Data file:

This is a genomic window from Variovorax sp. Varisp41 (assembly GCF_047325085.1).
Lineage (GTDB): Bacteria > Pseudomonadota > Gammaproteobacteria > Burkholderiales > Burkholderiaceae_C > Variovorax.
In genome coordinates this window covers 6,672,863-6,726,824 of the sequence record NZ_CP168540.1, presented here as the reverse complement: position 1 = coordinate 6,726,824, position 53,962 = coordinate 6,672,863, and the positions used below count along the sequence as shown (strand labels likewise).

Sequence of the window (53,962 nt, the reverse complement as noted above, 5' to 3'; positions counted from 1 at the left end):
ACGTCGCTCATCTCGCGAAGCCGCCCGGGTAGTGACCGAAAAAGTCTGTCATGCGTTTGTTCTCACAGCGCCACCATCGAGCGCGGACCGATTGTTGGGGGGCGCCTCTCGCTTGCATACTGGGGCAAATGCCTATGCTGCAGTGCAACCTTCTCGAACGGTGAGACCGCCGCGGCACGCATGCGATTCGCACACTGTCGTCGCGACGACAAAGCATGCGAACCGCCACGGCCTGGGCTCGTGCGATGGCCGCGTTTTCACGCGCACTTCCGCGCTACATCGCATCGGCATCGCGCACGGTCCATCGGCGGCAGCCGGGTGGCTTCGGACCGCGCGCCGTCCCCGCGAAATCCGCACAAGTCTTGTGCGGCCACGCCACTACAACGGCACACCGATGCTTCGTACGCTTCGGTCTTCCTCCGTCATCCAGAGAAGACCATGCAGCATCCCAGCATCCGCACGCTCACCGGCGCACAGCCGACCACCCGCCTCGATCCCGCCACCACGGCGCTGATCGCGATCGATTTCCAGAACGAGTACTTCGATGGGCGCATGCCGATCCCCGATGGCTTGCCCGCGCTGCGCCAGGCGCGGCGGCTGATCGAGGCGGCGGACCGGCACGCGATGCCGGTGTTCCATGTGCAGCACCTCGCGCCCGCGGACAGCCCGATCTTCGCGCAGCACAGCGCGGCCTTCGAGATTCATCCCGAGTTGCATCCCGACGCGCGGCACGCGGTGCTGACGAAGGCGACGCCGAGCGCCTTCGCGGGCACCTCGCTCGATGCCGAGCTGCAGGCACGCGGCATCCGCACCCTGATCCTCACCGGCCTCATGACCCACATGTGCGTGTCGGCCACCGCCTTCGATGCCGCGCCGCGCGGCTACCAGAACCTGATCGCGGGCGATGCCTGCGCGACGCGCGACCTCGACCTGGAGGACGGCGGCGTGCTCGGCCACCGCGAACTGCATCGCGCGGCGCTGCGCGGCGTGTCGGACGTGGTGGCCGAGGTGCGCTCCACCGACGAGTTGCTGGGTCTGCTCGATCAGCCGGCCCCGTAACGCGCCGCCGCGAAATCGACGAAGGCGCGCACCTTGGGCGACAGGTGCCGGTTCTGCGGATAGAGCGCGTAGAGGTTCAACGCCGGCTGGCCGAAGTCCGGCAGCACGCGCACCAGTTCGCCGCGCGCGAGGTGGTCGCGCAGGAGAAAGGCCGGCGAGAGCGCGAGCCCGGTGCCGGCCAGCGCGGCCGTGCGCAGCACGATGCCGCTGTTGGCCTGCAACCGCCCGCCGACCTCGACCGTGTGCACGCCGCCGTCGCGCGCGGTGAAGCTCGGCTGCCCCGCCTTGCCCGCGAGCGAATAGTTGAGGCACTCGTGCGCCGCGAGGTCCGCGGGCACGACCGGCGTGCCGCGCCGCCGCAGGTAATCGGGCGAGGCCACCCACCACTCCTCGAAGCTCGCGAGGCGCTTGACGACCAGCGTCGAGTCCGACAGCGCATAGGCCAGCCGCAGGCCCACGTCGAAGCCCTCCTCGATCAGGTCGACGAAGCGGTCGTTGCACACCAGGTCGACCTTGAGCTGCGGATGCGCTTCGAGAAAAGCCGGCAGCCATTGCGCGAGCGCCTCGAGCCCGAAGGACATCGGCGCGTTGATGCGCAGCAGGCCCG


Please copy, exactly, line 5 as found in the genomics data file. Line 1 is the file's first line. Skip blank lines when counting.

ACGTCGCTCATCTCGCGAAGCCGCCCGGGTAGTGACCGAAAAAGTCTGTCATGCGTTTGTTCTCACAGCGCCACCATCGAGCGCGGACCGATTGTTGGGGGGCGCCTCTCGCTTGCATACTGGGGCAAATGCCTATGCTGCAGTGCAACCTTCTCGAACGGTGAGACCGCCGCGGCACGCATGCGATTCGCACACTGTCGTCGCGACGACAAAGCATGCGAACCGCCACGGCCTGGGCTCGTGCGATGGCCGCGTTTTCACGCGCACTTCCGCGCTACATCGCATCGGCATCGCGCACGGTCCATCGGCGGCAGCCGGGTGGCTTCGGACCGCGCGCCGTCCCCGCGAAATCCGCACAAGTCTTGTGCGGCCACGCCACTACAACGGCACACCGATGCTTCGTACGCTTCGGTCTTCCTCCGTCATCCAGAGAAGACCATGCAGCATCCCAGCATCCGCACGCTCACCGGCGCACAGCCGACCACCCGCCTCGATCCCGCCACCACGGCGCTGATCGCGATCGATTTCCAGAACGAGTACTTCGATGGGCGCATGCCGATCCCCGATGGCTTGCCCGCGCTGCGCCAGGCGCGGCGGCTGATCGAGGCGGCGGACCGGCACGCGATGCCGGTGTTCCATGTGCAGCACCTCGCGCCCGCGGACAGCCCGATCTTCGCGCAGCACAGCGCGGCCTTCGAGATTCATCCCGAGTTGCATCCCGACGCGCGGCACGCGGTGCTGACGAAGGCGACGCCGAGCGCCTTCGCGGGCACCTCGCTCGATGCCGAGCTGCAGGCACGCGGCATCCGCACCCTGATCCTCACCGGCCTCATGACCCACATGTGCGTGTCGGCCACCGCCTTCGATGCCGCGCCGCGCGGCTACCAGAACCTGATCGCGGGCGATGCCTGCGCGACGCGCGACCTCGACCTGGAGGACGGCGGCGTGCTCGGCCACCGCGAACTGCATCGCGCGGCGCTGCGCGGCGTGTCGGACGTGGTGGCCGAGGTGCGCTCCACCGACGAGTTGCTGGGTCTGCTCGATCAGCCGGCCCCGTAACGCGCCGCCGCGAAATCGACGAAGGCGCGCACCTTGGGCGACAGGTGCCGGTTCTGCGGATAGAGCGCGTAGAGGTTCAACGCCGGCTGGCCGAAGTCCGGCAGCACGCGCACCAGTTCGCCGCGCGCGAGGTGGTCGCGCAGGAGAAAGGCCGGCGAGAGCGCGAGCCCGGTGCCGGCCAGCGCGGCCGTGCGCAGCACGATGCCGCTGTTGGCCTGCAACCGCCCGCCGACCTCGACCGTGTGCACGCCGCCGTCGCGCGCGGTGAAGCTCGGCTGCCCCGCCTTGCCCGCGAGCGAATAGTTGAGGCACTCGTGCGCCGCGAGGTCCGCGGGCACGACCGGCGTGCCGCGCCGCCGCAGGTAATCGGGCGAGGCCACCCACCACTCCTCGAAGCTCGCGAGGCGCTTGACGACCAGCGTCGAGTCCGACAGCGCATAGGCCAGCCGCAGGCCCACGTCGAAGCCCTCCTCGATCAGGTCGACGAAGCGGTCGTTGCACACCAGGTCGACCTTGAGCTGCGGATGCGCTTCGAGAAAAGCCGGCAGCCATTGCGCGAGCGCCTCGAGCCCGAAGGACATCGGCGCGTTGATGCGCAGCAGGCCCG